Good Signs for Startups, but a Long Way to Go

by Henry Fields

June 6, 2019

The improving economy is showing positive signs in an area of continuing economic concern: new business startups.

The latest economic data from the Bureau of Labor Statistics show an elevated number of new business establishments in Oregon from 2015 onward, especially relative to the early recovery from 2009 to 2014. One-year establishment survival rates are also up to nearly 80 percent, after bottoming out at about 70 percent in 2009.
More new establishments and more establishments surviving past their first year are good economic signs. We need new companies for economic dynamism. A large part of net job creation comes from young companies, and startups play an important role in bringing innovative ideas to market.

However, while the good news is welcome, there’s still an enormous amount of ground to cover.

Although it may feel like we focus on entrepreneurship more than ever before – think about Silicon Valley’s booming tech industry or “pitch” shows like Shark Tank, for example – the U.S. remains near the lowest level of startup formation in generations.

Let’s look at Lane County. By Census Bureau estimates, we had over 1,000 new employer establishments in 1977 and 1978. In the middle of this decade, we averaged around 450 new establishments per year.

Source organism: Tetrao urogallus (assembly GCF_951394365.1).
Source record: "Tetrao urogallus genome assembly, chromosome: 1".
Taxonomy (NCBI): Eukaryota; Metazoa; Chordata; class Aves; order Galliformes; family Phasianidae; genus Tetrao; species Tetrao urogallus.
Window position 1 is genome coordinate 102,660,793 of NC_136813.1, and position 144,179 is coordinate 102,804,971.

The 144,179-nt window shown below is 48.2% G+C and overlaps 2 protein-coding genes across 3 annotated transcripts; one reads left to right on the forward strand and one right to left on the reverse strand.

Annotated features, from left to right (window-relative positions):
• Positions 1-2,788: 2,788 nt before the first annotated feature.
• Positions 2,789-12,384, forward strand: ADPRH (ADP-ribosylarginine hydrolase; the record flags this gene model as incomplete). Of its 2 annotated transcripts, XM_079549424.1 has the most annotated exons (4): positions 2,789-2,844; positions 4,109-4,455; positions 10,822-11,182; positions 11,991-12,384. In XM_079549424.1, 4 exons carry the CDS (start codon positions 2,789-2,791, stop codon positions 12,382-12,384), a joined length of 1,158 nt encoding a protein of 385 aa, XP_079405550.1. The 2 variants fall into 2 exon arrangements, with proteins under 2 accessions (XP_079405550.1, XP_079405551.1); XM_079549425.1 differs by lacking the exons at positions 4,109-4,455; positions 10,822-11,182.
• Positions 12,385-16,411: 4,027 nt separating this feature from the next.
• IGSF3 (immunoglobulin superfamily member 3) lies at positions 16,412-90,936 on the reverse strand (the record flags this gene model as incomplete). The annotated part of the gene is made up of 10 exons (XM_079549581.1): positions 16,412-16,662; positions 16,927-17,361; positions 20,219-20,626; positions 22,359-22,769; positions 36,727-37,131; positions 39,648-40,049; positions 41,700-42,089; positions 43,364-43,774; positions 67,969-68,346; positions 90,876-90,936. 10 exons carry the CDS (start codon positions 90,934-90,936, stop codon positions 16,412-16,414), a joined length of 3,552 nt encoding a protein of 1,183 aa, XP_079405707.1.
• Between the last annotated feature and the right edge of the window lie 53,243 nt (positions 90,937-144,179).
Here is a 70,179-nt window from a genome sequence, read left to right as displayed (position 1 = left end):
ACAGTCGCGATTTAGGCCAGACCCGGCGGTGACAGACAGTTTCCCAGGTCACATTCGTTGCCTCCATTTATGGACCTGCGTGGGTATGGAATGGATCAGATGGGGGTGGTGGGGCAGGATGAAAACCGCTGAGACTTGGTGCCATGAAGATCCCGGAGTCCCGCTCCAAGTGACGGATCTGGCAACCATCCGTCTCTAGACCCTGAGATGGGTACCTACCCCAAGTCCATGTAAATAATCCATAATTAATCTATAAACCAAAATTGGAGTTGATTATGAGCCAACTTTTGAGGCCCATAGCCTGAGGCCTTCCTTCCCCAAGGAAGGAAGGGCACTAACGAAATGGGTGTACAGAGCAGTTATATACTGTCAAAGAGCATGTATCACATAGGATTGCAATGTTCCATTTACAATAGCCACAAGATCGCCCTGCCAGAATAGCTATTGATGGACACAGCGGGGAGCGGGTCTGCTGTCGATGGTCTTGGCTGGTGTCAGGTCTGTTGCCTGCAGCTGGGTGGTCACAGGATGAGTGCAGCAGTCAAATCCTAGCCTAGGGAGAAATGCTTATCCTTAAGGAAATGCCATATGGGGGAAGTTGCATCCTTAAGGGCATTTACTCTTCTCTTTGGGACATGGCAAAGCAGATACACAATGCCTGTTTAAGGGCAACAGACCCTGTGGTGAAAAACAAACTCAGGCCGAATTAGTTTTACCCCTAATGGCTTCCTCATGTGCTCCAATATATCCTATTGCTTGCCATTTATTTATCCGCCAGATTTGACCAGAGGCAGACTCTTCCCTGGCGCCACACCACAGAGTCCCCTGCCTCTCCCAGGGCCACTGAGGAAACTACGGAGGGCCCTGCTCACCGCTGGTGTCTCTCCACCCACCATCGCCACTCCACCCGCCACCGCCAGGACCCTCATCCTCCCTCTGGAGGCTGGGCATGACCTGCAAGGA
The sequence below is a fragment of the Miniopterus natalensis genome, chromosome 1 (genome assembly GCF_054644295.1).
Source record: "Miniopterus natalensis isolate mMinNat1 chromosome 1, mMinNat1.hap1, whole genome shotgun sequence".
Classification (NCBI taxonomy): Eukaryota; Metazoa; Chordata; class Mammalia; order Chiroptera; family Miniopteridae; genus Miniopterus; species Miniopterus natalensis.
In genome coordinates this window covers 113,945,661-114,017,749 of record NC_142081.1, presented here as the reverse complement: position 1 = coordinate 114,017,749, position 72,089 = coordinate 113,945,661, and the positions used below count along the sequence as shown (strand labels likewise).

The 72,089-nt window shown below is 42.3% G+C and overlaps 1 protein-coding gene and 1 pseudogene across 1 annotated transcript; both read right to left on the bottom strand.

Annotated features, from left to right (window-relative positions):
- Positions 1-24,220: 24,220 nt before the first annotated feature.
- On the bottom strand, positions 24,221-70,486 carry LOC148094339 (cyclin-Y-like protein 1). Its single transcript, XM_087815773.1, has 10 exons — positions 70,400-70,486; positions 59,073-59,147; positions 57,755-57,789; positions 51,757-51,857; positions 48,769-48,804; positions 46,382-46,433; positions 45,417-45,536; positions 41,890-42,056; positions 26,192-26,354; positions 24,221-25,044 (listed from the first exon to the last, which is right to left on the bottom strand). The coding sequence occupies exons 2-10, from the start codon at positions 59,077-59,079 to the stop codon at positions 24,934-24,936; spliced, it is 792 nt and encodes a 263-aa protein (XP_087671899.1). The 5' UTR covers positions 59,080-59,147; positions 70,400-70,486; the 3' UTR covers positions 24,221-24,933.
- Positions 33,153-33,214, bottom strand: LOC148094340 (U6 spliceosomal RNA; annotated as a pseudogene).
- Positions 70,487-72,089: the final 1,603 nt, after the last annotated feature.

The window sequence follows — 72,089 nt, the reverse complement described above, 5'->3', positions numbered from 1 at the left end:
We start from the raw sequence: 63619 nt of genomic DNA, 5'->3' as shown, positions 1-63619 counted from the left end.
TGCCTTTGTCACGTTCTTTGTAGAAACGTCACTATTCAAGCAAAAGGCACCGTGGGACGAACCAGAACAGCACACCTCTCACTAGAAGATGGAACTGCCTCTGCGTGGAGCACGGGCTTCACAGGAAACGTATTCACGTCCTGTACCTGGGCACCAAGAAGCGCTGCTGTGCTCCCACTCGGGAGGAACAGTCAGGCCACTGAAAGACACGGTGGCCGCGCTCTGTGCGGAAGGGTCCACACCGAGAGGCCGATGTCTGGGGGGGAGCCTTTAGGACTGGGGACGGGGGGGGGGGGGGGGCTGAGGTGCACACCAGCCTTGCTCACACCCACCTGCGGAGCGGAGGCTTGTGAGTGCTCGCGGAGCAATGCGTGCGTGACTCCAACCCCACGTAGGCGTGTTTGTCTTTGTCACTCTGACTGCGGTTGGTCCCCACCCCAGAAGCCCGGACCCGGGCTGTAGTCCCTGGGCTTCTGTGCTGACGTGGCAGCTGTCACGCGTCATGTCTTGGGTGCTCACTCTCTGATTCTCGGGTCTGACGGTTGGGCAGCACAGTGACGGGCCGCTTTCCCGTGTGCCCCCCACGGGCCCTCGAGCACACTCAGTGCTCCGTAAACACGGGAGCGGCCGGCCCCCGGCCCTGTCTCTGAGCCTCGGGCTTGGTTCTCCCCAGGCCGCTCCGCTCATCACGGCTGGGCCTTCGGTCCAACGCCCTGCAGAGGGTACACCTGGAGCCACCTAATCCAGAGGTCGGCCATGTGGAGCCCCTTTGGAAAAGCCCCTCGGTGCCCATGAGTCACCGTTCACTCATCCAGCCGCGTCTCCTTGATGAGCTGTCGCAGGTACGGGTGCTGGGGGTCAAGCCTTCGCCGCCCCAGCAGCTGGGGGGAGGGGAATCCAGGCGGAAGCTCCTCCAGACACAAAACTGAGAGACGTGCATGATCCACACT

If we consider that Lane County added more than 100,000 residents over that time, the decline of startups is even more evident.

The dwindling rate of new business formation is a national issue. Most places in the United States have seen a significant long-term decline in startup rates. The trend seems to get worse with each recession, with startup rates making little or no recovery afterwards.

These graphs fail to capture the activity of the small-scale entrepreneurs who don’t employ anybody – so called “nonemployers”. Nonemployers make up a large portion of all businesses, especially new and small establishments, and so are an important figure to track.

Nationally, the number of nonemployers has grown quickly since the late 1990s, although the trend is much less pronounced in Oregon. In Lane County, the number of nonemployers has more or less tracked with population growth in the last 20 years.

While recent signs of new business development are encouraging, we have a long way to go before we make a dent in the long-term trend. Thankfully, entrepreneurs are used to long odds.


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